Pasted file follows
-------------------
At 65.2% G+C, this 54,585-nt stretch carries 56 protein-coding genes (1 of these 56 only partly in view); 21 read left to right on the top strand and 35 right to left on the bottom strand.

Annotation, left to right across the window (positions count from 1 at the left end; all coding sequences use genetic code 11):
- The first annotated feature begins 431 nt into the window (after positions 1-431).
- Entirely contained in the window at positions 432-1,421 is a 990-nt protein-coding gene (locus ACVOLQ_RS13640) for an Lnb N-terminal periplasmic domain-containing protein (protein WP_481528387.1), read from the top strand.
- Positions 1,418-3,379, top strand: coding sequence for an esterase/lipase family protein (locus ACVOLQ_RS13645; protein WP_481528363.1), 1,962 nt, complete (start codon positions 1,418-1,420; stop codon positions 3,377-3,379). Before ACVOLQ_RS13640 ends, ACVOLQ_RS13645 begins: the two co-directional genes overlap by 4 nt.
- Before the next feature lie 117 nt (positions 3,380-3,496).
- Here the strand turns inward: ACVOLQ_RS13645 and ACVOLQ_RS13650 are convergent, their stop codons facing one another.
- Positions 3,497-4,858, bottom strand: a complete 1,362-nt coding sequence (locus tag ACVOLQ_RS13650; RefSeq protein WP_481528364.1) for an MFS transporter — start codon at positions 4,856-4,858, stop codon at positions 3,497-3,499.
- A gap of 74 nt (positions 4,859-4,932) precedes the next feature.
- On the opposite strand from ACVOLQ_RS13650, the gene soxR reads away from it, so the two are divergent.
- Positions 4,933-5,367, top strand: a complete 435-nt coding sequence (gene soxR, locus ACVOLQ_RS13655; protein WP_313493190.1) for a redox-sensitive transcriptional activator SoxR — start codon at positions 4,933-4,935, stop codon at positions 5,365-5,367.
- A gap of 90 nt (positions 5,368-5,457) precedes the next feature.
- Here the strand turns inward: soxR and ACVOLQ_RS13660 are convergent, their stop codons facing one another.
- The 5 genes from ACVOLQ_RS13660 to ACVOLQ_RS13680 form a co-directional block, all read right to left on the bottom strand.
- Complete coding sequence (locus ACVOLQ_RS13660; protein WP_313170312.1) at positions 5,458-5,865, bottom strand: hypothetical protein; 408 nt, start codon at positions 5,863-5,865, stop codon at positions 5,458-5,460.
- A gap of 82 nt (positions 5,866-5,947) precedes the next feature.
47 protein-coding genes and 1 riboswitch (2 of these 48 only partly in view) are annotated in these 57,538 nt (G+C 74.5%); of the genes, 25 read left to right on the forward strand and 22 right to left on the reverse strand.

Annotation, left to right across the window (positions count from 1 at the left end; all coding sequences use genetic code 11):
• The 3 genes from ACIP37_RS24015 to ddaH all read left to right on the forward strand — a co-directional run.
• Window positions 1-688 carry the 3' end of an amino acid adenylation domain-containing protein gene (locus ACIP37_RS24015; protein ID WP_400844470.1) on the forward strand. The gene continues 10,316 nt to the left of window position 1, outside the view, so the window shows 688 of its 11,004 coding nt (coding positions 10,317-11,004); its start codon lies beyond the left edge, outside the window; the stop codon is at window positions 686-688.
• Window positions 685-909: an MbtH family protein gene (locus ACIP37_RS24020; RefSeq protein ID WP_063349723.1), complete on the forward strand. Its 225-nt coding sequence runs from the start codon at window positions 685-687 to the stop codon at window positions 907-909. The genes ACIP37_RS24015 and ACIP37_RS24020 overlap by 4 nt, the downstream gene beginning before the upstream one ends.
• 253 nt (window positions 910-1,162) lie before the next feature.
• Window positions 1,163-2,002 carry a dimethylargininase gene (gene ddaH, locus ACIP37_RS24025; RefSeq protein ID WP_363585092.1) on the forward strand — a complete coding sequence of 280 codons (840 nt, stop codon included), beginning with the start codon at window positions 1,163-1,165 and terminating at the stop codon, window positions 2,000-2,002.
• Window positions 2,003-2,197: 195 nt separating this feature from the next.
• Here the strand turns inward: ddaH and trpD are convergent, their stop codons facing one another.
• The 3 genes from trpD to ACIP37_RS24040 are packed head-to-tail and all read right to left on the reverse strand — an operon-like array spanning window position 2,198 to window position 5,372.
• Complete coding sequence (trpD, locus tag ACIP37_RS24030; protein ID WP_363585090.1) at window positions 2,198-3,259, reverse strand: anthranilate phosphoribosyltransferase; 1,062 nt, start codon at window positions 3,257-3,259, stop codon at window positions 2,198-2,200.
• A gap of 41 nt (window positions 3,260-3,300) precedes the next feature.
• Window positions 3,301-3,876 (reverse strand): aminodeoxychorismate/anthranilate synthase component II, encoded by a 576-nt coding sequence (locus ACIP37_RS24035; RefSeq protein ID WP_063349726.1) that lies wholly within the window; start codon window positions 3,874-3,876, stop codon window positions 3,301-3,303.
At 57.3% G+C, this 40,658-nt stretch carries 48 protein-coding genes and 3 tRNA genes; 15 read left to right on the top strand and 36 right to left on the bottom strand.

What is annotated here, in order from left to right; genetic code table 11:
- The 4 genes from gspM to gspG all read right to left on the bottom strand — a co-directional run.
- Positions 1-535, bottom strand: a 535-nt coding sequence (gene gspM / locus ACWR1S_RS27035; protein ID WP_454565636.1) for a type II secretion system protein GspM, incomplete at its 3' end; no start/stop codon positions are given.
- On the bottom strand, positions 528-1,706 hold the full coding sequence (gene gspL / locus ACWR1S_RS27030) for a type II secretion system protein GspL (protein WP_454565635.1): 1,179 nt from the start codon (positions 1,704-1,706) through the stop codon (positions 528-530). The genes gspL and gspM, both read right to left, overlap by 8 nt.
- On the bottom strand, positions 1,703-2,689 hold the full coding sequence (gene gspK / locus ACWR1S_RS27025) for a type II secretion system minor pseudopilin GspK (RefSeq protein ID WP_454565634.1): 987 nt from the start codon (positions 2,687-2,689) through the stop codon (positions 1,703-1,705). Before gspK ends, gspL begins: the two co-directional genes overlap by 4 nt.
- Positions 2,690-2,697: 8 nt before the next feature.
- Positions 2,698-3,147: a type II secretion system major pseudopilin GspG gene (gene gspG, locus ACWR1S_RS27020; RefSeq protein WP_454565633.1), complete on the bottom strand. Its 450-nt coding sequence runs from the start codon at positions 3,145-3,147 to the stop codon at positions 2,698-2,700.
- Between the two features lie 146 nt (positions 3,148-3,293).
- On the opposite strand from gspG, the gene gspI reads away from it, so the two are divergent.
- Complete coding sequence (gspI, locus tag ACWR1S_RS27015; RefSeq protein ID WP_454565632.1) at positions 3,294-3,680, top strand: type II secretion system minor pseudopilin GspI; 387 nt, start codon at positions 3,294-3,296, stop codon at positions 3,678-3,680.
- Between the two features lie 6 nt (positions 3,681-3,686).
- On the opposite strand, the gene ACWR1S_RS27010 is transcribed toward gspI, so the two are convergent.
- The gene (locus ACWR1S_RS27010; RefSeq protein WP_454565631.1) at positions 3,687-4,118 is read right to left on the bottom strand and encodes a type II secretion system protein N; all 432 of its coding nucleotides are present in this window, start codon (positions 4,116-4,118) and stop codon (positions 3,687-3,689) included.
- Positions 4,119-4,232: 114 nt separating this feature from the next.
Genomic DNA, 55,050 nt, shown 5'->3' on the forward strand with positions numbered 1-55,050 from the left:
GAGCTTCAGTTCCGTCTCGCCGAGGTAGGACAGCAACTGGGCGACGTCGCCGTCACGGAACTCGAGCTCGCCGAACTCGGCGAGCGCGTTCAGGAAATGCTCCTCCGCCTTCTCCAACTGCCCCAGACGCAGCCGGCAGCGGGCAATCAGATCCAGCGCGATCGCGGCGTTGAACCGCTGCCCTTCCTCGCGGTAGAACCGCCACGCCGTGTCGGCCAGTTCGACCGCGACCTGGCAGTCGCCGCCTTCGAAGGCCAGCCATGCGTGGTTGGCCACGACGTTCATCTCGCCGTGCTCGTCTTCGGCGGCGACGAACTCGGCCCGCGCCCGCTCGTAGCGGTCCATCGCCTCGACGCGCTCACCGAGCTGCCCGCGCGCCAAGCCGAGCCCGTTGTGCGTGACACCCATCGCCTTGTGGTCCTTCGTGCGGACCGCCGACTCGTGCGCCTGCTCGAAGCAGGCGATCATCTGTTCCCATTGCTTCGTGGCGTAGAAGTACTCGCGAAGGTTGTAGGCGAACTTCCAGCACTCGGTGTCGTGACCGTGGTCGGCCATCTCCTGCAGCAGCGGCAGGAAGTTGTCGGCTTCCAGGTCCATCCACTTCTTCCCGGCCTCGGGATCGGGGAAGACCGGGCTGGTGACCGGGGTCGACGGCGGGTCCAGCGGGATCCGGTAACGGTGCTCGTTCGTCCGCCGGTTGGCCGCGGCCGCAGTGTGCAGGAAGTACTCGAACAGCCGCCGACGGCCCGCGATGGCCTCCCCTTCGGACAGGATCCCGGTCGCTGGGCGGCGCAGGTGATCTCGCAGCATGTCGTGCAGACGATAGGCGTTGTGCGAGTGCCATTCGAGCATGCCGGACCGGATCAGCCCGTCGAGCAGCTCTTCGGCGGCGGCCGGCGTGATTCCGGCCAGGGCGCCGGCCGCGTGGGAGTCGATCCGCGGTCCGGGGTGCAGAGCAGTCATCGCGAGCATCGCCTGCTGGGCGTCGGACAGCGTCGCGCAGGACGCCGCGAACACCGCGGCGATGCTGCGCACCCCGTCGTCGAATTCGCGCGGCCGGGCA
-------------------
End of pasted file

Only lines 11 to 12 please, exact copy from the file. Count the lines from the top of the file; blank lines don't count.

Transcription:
- Positions 4,933-5,367, top strand: a complete 435-nt coding sequence (gene soxR, locus ACVOLQ_RS13655; protein WP_313493190.1) for a redox-sensitive transcriptional activator SoxR — start codon at positions 4,933-4,935, stop codon at positions 5,365-5,367.
- A gap of 90 nt (positions 5,368-5,457) precedes the next feature.